Frozen Specialties keeps its eyes on the pies
“We are pretty much a make-to-order company,” says president and CEO Ricardo “Ric” Alvarez. “We receive our packaging and many of our ingredients just in time, and we manufacture [primarily] to customer orders.”
It’s a whole different ballgame compared to your local pizzeria, where output may be measured in the dozens. The FSI operations package 150 to 200 million pizzas yearly at rates as high as 175 pies per minute on its fastest line. Pies come in 7-, 9-, and 10-inch diameters.
Single-serve frozen pizza is a core focus for the company-a phrase that takes on literal meaning across the three pizza production lines in its 150,000-square-foot plant in Archbold, Ohio. Each line features machine vision systems at two points, to inspect the pizza both after wrapping and after cartoning.
Things are set in motion after the pies exit blast freezers that operate at -20° F. They are sealed in clear polyethylene film by a Doboy horizontal wrapper from Bosch Packaging Technology, paired with a Shanklin heat tunnel.
The wrapped pies are conveyed past a Cognex Insight 1000 vision system to ensure they are the right size. A photocell prompts the image capture by the system, which provides fast, real-time inspection data via Ethernet. The system even can detect if the pizzas have shifted after being wrapped.
The pies are then conveyed to a Kliklok-Woodman cartoner before being inspected by another Insight 1000 system. This second inspection ensures that the retail cartons have been properly sealed. It can spot flaps that are more than 1/8-inch out of place. Rejected product from either inspection are air-blasted from the line.
Next, the cartons are coded by a unit from Markem-Imaje. They are case-packed by an APV Douglas caser from Douglas Machine, then palletized for shipment by Alvey palletizers from Intelligrated. The facility also houses two packaging lines for pizza bites, packaged in bags ranging from 10 to 20 ounces. This capability was brought in-house when FSI operations were transferred from Connecticut.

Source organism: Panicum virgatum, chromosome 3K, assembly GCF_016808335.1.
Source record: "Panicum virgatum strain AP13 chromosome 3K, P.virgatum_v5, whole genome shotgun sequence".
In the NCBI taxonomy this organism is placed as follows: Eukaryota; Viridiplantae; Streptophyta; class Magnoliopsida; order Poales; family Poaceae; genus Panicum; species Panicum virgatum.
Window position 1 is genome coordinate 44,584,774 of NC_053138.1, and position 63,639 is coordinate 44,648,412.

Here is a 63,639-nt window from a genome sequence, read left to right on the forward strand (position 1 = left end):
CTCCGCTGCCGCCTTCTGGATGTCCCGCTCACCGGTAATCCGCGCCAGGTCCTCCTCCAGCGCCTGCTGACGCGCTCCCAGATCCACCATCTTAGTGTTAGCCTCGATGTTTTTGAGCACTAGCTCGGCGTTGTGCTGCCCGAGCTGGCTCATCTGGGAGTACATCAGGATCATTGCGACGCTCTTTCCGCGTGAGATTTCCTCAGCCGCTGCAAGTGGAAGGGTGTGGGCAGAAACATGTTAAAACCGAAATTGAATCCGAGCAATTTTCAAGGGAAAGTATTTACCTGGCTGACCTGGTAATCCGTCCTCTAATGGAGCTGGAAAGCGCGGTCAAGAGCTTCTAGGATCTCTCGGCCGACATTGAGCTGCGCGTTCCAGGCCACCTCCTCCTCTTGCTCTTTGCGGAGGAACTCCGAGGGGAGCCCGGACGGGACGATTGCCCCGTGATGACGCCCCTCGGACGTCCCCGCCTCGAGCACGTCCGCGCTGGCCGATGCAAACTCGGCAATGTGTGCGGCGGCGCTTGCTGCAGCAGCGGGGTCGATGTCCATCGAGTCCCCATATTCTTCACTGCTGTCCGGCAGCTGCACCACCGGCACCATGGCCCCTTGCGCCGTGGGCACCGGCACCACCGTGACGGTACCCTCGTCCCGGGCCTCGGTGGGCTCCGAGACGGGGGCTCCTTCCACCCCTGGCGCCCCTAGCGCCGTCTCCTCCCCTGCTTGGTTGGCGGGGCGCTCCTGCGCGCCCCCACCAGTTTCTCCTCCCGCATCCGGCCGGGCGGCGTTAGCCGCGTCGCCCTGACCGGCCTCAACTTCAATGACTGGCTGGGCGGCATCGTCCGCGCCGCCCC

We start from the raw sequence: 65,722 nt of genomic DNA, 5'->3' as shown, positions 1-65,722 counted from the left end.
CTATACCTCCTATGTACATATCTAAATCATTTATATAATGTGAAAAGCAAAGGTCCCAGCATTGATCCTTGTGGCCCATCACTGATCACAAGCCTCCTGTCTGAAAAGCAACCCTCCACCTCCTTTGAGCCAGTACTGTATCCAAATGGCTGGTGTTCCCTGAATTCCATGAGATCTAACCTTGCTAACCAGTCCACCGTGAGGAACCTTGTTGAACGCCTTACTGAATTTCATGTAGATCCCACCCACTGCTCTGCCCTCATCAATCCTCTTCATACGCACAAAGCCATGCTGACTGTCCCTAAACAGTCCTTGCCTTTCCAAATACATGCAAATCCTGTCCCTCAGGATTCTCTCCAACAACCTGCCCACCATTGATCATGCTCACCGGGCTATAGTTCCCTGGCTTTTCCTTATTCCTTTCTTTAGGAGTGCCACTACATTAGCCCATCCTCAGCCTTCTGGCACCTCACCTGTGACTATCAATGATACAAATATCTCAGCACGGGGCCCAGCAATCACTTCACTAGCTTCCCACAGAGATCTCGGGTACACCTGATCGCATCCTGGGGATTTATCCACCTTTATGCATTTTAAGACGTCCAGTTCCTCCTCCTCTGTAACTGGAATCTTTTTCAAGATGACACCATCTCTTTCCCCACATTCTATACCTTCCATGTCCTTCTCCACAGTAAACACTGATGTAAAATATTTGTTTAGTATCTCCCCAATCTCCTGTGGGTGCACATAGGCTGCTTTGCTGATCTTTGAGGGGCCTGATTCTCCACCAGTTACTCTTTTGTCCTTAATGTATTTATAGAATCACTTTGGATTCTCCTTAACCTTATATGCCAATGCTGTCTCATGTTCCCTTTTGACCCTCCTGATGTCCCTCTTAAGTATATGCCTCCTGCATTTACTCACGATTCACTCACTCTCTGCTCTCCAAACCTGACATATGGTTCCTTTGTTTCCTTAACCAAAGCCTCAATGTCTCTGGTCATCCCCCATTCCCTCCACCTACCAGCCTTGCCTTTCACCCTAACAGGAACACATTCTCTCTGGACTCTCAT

Technology also helps FSI pay close attention to food quality and safety for the ingredients that go into the pizzas. That’s done with a big assist from a tracking system that “license-plates” incoming raw materials with bar code labels. Data for these labels, including lot number, production date, and receipt date, is entered at time of receipt to allow for recalls and monitor inventory age. All rack positions are also assigned a bar code location so FSI personnel know where everything is stored. This allows for 100% warehouse utilization, reduces labor to store and pick, and maintains inventory on a first-in, first-out basis.
FSI recently made an improvement in the name of sustainability by “Right-Sizing” its cartons by 10%.
“We reduced the size of the retail carton and increased the quantity per corrugated master shipper box to maximize the number of pizzas on a pallet,” Alvarez explains.
The quantity of pizzas per corrugated case increased from 12 to 16. This increased the number of pizzas on a pallet by 20%.
“Not only were we able to get more pizzas on an outbound truck, we can store more pizzas in the warehouse,” Alvarez says. Benefits include less packaging and material handling, and reduced transportation costs.
That’s not a bad deal any way you slice it.
-Rick Lingle, executive editor
Editor’s Note: Our thanks to Marina Mayer, managing editor, Snack Food & Wholesale Bakery, for her help with this story.
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